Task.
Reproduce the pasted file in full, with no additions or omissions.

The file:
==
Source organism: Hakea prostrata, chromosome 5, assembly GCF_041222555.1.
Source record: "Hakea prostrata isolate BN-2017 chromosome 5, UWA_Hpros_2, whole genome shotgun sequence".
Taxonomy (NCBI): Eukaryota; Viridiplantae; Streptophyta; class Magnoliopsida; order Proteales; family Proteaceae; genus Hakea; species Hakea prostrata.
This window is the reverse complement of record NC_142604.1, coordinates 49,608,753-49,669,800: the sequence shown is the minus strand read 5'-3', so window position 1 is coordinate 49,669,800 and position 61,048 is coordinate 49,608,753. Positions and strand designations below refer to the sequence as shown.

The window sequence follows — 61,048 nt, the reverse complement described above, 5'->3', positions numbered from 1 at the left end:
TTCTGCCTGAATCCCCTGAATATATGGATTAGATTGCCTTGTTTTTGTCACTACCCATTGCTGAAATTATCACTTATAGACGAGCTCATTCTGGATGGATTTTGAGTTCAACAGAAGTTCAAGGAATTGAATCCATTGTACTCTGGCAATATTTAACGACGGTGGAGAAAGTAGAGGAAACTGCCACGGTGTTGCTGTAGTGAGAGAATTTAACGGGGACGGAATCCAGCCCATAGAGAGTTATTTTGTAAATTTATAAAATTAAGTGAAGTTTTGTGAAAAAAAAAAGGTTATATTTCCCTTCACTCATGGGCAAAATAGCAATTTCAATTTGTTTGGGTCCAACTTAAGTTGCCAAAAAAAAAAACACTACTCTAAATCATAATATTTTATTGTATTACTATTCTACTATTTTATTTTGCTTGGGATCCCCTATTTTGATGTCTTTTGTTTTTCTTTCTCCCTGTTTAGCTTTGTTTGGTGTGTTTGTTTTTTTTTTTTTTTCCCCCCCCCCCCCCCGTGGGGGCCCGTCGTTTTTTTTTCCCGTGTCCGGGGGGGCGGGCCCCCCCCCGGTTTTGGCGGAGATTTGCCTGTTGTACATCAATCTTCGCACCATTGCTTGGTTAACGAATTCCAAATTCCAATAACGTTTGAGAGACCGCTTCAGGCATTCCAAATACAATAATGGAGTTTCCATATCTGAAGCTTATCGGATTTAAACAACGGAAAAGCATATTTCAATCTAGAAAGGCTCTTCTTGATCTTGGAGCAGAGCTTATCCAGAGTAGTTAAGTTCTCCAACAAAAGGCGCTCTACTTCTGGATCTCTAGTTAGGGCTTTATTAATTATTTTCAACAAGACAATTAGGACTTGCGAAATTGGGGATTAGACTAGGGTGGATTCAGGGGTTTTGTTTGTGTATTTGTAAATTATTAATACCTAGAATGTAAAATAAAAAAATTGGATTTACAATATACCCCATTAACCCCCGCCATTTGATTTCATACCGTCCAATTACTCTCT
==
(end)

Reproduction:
Source organism: Hakea prostrata, chromosome 5, assembly GCF_041222555.1.
Source record: "Hakea prostrata isolate BN-2017 chromosome 5, UWA_Hpros_2, whole genome shotgun sequence".
Taxonomy (NCBI): Eukaryota; Viridiplantae; Streptophyta; class Magnoliopsida; order Proteales; family Proteaceae; genus Hakea; species Hakea prostrata.
This window is the reverse complement of record NC_142604.1, coordinates 49,608,753-49,669,800: the sequence shown is the minus strand read 5'-3', so window position 1 is coordinate 49,669,800 and position 61,048 is coordinate 49,608,753. Positions and strand designations below refer to the sequence as shown.

The window sequence follows — 61,048 nt, the reverse complement described above, 5'->3', positions numbered from 1 at the left end:
TTCTGCCTGAATCCCCTGAATATATGGATTAGATTGCCTTGTTTTTGTCACTACCCATTGCTGAAATTATCACTTATAGACGAGCTCATTCTGGATGGATTTTGAGTTCAACAGAAGTTCAAGGAATTGAATCCATTGTACTCTGGCAATATTTAACGACGGTGGAGAAAGTAGAGGAAACTGCCACGGTGTTGCTGTAGTGAGAGAATTTAACGGGGACGGAATCCAGCCCATAGAGAGTTATTTTGTAAATTTATAAAATTAAGTGAAGTTTTGTGAAAAAAAAAAGGTTATATTTCCCTTCACTCATGGGCAAAATAGCAATTTCAATTTGTTTGGGTCCAACTTAAGTTGCCAAAAAAAAAAACACTACTCTAAATCATAATATTTTATTGTATTACTATTCTACTATTTTATTTTGCTTGGGATCCCCTATTTTGATGTCTTTTGTTTTTCTTTCTCCCTGTTTAGCTTTGTTTGGTGTGTTTGTTTTTTTTTTTTTTTCCCCCCCCCCCCCCCGTGGGGGCCCGTCGTTTTTTTTTCCCGTGTCCGGGGGGGCGGGCCCCCCCCCGGTTTTGGCGGAGATTTGCCTGTTGTACATCAATCTTCGCACCATTGCTTGGTTAACGAATTCCAAATTCCAATAACGTTTGAGAGACCGCTTCAGGCATTCCAAATACAATAATGGAGTTTCCATATCTGAAGCTTATCGGATTTAAACAACGGAAAAGCATATTTCAATCTAGAAAGGCTCTTCTTGATCTTGGAGCAGAGCTTATCCAGAGTAGTTAAGTTCTCCAACAAAAGGCGCTCTACTTCTGGATCTCTAGTTAGGGCTTTATTAATTATTTTCAACAAGACAATTAGGACTTGCGAAATTGGGGATTAGACTAGGGTGGATTCAGGGGTTTTGTTTGTGTATTTGTAAATTATTAATACCTAGAATGTAAAATAAAAAAATTGGATTTACAATATACCCCATTAACCCCCGCCATTTGATTTCATACCGTCCAATTACTCTCT